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Aerospace & Defense

Singapore Airshow wraps up with no major deals announced

Boeing and Airbus are both quiet about any new orders

Airbus new A350-1000 wide-body jetliner on display at the Singapore Airshow

SINGAPORE Asia's largest air show ended its four-day trade portion on Feb. 9 with a break from tradition -- and not a good break. The news conference usually held to announce new aircraft deals was canceled.

Both Boeing and Airbus announced no major deals from the Singapore Airshow. Brazil's Embraer and Canada's Bombardier, both of which focus on smaller aircraft, also did not disclose any new commercial jet orders.

This quiet reflects caution by regional airlines toward fleet expansion and oversupply, despite the strong growth outlook in air travel demand.

The show ran from Feb. 6 until Feb. 11, with the last two days being open to the public. Though some deals were made during the trade portion of the biennial show, Experia Events, the show's organizer, did not reveal the total deal count.

Companies "are becoming confidential on transaction values. The number we have will not be meaningful," managing director Leck Chet Lam told the Nikkei Asian Review regarding the deal count.

The show "recorded very low new commercial jet aircraft sales," said Rajiv Biswas, Asia-Pacific chief economist of IHS Markit. Announced deals in 2014 totaled $32 billion, boosted by aggressive orders from budget airlines such as Vietjet Air. The 2016 amount came to $12.7 billion, and observers agree that this year's figure did not match even that.

The low sales numbers contrast with the bullish outlook in Asia's aviation market. Airbus has estimated that more than 14,000 airplanes are needed, including cargo planes, in Asia between 2017 and 2036. This represents 42% of world demand, the European manufacturer says.

"Many Asia-Pacific airlines placed large orders for new commercial jet aircraft in the past five years, and Airbus and Boeing have large backlogs of new orders yet to be filled," Biswas said. This is especially true of budget carriers such as AirAsia, which is expected to expand its fleet size from 204 in 2017 to over 300 in 2021, according to Australian aviation think tank CAPA.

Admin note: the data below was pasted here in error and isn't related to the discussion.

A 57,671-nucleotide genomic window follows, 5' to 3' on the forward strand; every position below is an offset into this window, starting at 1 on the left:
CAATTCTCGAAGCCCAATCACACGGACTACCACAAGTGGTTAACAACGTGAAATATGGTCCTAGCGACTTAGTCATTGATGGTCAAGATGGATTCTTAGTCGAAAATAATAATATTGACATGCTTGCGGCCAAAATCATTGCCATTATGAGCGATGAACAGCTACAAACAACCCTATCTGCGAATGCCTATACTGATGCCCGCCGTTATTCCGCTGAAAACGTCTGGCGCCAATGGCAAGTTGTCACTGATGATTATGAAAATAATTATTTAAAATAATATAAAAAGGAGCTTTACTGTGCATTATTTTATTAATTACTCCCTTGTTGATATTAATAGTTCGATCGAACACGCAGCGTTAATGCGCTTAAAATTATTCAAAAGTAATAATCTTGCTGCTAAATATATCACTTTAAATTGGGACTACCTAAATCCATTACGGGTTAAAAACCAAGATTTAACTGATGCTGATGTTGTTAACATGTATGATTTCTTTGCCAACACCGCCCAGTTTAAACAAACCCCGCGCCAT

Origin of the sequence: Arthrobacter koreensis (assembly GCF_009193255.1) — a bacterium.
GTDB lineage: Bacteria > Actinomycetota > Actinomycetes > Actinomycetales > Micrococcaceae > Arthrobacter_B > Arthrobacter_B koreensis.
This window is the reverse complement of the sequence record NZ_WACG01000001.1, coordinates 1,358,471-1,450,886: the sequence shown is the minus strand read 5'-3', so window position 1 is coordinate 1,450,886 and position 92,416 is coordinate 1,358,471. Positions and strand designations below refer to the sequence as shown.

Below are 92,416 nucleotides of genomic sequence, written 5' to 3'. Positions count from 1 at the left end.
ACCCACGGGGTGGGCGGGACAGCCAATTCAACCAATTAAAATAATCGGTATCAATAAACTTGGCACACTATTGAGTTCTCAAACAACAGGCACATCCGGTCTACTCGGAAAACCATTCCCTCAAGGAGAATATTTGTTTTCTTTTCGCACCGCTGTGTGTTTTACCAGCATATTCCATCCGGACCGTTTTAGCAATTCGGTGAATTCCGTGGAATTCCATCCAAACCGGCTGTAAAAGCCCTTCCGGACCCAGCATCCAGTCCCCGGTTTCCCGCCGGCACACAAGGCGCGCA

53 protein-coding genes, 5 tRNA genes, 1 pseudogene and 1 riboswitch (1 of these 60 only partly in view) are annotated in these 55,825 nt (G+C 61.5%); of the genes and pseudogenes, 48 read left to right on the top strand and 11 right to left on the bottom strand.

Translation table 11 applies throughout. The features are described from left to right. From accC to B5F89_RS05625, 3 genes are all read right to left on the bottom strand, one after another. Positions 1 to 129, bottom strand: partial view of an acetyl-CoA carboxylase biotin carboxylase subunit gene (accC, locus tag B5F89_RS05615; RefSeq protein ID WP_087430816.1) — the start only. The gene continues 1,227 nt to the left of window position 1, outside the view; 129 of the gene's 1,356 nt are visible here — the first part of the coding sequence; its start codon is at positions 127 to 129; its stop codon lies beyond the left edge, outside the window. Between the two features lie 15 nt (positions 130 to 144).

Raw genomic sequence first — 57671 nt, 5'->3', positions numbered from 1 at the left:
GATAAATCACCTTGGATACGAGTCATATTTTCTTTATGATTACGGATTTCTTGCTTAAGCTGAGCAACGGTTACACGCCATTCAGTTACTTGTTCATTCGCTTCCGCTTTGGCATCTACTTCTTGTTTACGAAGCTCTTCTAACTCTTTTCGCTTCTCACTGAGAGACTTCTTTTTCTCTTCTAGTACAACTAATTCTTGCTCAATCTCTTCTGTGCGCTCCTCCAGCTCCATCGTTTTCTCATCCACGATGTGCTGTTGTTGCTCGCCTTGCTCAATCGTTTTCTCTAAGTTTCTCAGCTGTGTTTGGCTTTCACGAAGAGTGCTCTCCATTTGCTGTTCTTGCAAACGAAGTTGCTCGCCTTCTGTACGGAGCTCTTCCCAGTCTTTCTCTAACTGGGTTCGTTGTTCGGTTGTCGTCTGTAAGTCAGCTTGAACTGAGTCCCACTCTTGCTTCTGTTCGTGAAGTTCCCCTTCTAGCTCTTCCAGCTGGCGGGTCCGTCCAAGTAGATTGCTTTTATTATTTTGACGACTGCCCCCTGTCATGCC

Shukor Yusof of the research company Endau Analytics said weak profitability was to blame for the declining appetite among Asian airlines.

"Although the traffic numbers in Asia point to huge growth, the reality is that profit margins are thin," he said. "It's harder to make money."

Compared with cash-rich Middle Eastern carriers that splurged on orders at the Dubai Airshow in November, Yusof said, "major airlines in Asia such as Singapore Airlines, Cathay Pacific Airways and others are facing intense competition from [low-cost carriers]."

SMALL SUCCESSES Though large commercial jet makers at the Singapore show suffered a dearth of new orders, manufacturers of smaller planes fared better. Franco-Italian turboprop maker ATR sold a total of six planes to two Southeast Asian customers -- Bangkok Airways and Berjaya Hotels & Resorts -- for about $120 million. Japan's Honda Aircraft clinched an $80 million deal -- according to catalog price -- to sell 16 HondaJets to French air taxi operator Wijet.

A bright spot at the show came from the maintenance, repair and overhaul segment, or MRO. Boeing announced more than $900 million in service orders, including landing gear exchange contracts for Malaysia Airlines and Tokyo-based ANA Holdings' All Nippon Airways.

"The rapidly growing airline commercial fleet requires significant ramping up of MRO capacity," Shukor said. Singapore Technologies Engineering announced plans to invest $20 million for a joint venture with British company SatixFy UK to develop and provide a satellite antenna system, which would give airlines lower-cost internet connections.

Drone technology and related services were another focus at the show. Airbus announced the start of Asia-Pacific operations headquartered in Singapore for its new commercial drone service business called Airbus Aerial. The business, started in 2017, gathers and analyzes data from drones, satellites and aircraft for customers such as insurance companies and governments.

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